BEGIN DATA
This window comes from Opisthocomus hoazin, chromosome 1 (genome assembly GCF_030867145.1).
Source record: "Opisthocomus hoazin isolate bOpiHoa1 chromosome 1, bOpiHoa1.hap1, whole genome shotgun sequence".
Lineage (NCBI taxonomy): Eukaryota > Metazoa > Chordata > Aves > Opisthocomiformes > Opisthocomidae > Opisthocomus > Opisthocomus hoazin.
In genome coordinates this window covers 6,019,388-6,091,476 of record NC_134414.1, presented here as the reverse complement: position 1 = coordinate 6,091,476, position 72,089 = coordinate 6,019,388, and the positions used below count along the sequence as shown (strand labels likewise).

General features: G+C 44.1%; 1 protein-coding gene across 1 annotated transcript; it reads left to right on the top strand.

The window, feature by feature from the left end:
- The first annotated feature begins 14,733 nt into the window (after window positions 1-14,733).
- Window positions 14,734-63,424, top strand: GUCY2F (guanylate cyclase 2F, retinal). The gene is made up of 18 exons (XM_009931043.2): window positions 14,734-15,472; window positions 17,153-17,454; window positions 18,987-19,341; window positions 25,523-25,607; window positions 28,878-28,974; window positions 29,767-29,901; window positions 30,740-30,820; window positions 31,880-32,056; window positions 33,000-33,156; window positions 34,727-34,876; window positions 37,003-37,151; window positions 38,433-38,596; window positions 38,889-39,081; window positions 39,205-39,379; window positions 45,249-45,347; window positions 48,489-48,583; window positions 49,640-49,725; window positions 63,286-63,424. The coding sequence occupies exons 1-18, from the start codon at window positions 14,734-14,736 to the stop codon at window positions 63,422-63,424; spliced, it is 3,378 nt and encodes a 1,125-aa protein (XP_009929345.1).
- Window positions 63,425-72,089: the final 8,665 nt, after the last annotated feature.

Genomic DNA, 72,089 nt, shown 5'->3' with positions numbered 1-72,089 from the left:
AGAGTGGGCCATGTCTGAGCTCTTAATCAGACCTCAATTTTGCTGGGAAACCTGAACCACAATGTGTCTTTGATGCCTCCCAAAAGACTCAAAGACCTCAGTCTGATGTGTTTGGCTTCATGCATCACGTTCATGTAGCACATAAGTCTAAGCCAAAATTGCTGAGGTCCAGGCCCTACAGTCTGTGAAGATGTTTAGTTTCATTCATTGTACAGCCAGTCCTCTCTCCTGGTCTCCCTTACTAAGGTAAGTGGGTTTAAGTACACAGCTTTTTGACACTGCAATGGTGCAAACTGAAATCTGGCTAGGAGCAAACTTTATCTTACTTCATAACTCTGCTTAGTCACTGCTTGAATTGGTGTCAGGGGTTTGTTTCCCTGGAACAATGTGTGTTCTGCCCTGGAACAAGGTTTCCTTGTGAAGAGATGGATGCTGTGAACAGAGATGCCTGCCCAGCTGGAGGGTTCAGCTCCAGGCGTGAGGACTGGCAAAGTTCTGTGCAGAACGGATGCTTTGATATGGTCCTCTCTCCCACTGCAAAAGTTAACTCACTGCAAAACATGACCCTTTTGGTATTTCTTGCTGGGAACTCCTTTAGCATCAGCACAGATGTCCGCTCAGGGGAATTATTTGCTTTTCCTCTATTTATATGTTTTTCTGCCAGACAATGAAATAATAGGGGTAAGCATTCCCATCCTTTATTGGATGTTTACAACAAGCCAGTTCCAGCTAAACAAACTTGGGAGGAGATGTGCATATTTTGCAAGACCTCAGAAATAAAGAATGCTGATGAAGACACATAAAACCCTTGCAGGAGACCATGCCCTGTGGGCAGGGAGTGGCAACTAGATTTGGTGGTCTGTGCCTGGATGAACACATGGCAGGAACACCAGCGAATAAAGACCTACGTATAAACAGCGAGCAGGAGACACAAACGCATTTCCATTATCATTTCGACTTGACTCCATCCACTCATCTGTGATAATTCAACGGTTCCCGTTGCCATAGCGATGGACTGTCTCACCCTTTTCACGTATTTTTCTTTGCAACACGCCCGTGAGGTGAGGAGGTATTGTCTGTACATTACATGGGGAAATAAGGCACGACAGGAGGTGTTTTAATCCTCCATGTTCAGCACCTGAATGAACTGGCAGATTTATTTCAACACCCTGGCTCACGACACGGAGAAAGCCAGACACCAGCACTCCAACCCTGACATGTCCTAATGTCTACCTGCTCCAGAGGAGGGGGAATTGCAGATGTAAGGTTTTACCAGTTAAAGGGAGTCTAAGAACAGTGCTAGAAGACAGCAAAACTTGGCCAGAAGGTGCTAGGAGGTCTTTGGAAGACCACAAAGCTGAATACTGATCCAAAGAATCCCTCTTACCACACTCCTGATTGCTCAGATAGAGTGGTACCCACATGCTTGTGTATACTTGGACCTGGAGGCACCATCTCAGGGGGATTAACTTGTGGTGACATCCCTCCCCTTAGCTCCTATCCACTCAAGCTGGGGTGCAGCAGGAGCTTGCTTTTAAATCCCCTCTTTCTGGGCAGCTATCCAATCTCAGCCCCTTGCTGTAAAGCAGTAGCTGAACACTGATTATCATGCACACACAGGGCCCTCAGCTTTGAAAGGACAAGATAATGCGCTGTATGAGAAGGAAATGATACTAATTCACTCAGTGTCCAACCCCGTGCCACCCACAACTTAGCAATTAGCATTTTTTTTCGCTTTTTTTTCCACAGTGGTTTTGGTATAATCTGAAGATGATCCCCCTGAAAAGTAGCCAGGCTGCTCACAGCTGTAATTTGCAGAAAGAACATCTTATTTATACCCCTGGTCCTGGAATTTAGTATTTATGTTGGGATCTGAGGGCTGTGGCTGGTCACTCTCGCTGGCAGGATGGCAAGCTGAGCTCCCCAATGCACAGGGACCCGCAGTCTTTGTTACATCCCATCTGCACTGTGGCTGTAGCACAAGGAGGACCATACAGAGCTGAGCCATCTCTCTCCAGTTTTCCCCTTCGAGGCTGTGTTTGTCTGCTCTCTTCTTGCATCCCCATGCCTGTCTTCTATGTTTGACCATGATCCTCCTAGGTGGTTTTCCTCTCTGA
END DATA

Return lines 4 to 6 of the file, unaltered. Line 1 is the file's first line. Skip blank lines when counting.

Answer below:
In genome coordinates this window covers 6,019,388-6,091,476 of record NC_134414.1, presented here as the reverse complement: position 1 = coordinate 6,091,476, position 72,089 = coordinate 6,019,388, and the positions used below count along the sequence as shown (strand labels likewise).

General features: G+C 44.1%; 1 protein-coding gene across 1 annotated transcript; it reads left to right on the top strand.

The window, feature by feature from the left end: